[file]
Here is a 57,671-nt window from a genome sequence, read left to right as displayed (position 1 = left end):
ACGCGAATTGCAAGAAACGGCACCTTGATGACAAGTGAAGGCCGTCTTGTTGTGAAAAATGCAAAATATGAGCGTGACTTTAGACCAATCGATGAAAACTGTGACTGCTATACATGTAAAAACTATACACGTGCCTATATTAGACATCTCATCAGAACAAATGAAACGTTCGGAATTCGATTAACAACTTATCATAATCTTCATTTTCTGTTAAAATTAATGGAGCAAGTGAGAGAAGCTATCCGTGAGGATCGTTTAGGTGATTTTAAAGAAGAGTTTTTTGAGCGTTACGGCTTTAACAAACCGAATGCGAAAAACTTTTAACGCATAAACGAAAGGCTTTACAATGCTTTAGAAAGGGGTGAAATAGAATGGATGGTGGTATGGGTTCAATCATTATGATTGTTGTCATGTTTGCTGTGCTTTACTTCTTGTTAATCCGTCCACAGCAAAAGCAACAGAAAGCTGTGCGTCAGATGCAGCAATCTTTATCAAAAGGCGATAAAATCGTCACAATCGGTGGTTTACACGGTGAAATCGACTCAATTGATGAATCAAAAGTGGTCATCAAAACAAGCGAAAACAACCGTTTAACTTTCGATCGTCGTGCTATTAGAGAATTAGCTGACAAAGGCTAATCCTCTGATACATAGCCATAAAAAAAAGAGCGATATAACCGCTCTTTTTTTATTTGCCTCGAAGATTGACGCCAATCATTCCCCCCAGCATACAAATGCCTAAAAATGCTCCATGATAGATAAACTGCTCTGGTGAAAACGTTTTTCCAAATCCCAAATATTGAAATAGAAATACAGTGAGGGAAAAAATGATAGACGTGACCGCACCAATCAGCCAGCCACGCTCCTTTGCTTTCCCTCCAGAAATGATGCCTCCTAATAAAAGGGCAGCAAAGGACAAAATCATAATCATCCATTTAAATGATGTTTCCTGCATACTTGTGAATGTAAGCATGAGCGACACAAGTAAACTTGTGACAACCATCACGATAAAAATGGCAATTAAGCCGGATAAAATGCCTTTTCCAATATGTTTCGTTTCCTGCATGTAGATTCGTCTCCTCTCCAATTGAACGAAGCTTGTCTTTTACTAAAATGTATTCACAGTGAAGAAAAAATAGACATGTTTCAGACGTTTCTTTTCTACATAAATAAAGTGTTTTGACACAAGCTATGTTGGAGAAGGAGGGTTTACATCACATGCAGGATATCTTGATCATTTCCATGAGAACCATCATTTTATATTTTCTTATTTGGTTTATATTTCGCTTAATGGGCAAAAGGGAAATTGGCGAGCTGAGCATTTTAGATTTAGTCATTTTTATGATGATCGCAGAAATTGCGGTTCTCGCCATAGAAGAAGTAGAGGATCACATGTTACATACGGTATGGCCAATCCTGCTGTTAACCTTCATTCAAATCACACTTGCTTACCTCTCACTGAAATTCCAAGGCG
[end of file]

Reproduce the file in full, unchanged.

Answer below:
Here is a 57,671-nt window from a genome sequence, read left to right as displayed (position 1 = left end):
ACGCGAATTGCAAGAAACGGCACCTTGATGACAAGTGAAGGCCGTCTTGTTGTGAAAAATGCAAAATATGAGCGTGACTTTAGACCAATCGATGAAAACTGTGACTGCTATACATGTAAAAACTATACACGTGCCTATATTAGACATCTCATCAGAACAAATGAAACGTTCGGAATTCGATTAACAACTTATCATAATCTTCATTTTCTGTTAAAATTAATGGAGCAAGTGAGAGAAGCTATCCGTGAGGATCGTTTAGGTGATTTTAAAGAAGAGTTTTTTGAGCGTTACGGCTTTAACAAACCGAATGCGAAAAACTTTTAACGCATAAACGAAAGGCTTTACAATGCTTTAGAAAGGGGTGAAATAGAATGGATGGTGGTATGGGTTCAATCATTATGATTGTTGTCATGTTTGCTGTGCTTTACTTCTTGTTAATCCGTCCACAGCAAAAGCAACAGAAAGCTGTGCGTCAGATGCAGCAATCTTTATCAAAAGGCGATAAAATCGTCACAATCGGTGGTTTACACGGTGAAATCGACTCAATTGATGAATCAAAAGTGGTCATCAAAACAAGCGAAAACAACCGTTTAACTTTCGATCGTCGTGCTATTAGAGAATTAGCTGACAAAGGCTAATCCTCTGATACATAGCCATAAAAAAAAGAGCGATATAACCGCTCTTTTTTTATTTGCCTCGAAGATTGACGCCAATCATTCCCCCCAGCATACAAATGCCTAAAAATGCTCCATGATAGATAAACTGCTCTGGTGAAAACGTTTTTCCAAATCCCAAATATTGAAATAGAAATACAGTGAGGGAAAAAATGATAGACGTGACCGCACCAATCAGCCAGCCACGCTCCTTTGCTTTCCCTCCAGAAATGATGCCTCCTAATAAAAGGGCAGCAAAGGACAAAATCATAATCATCCATTTAAATGATGTTTCCTGCATACTTGTGAATGTAAGCATGAGCGACACAAGTAAACTTGTGACAACCATCACGATAAAAATGGCAATTAAGCCGGATAAAATGCCTTTTCCAATATGTTTCGTTTCCTGCATGTAGATTCGTCTCCTCTCCAATTGAACGAAGCTTGTCTTTTACTAAAATGTATTCACAGTGAAGAAAAAATAGACATGTTTCAGACGTTTCTTTTCTACATAAATAAAGTGTTTTGACACAAGCTATGTTGGAGAAGGAGGGTTTACATCACATGCAGGATATCTTGATCATTTCCATGAGAACCATCATTTTATATTTTCTTATTTGGTTTATATTTCGCTTAATGGGCAAAAGGGAAATTGGCGAGCTGAGCATTTTAGATTTAGTCATTTTTATGATGATCGCAGAAATTGCGGTTCTCGCCATAGAAGAAGTAGAGGATCACATGTTACATACGGTATGGCCAATCCTGCTGTTAACCTTCATTCAAATCACACTTGCTTACCTCTCACTGAAATTCCAAGGCG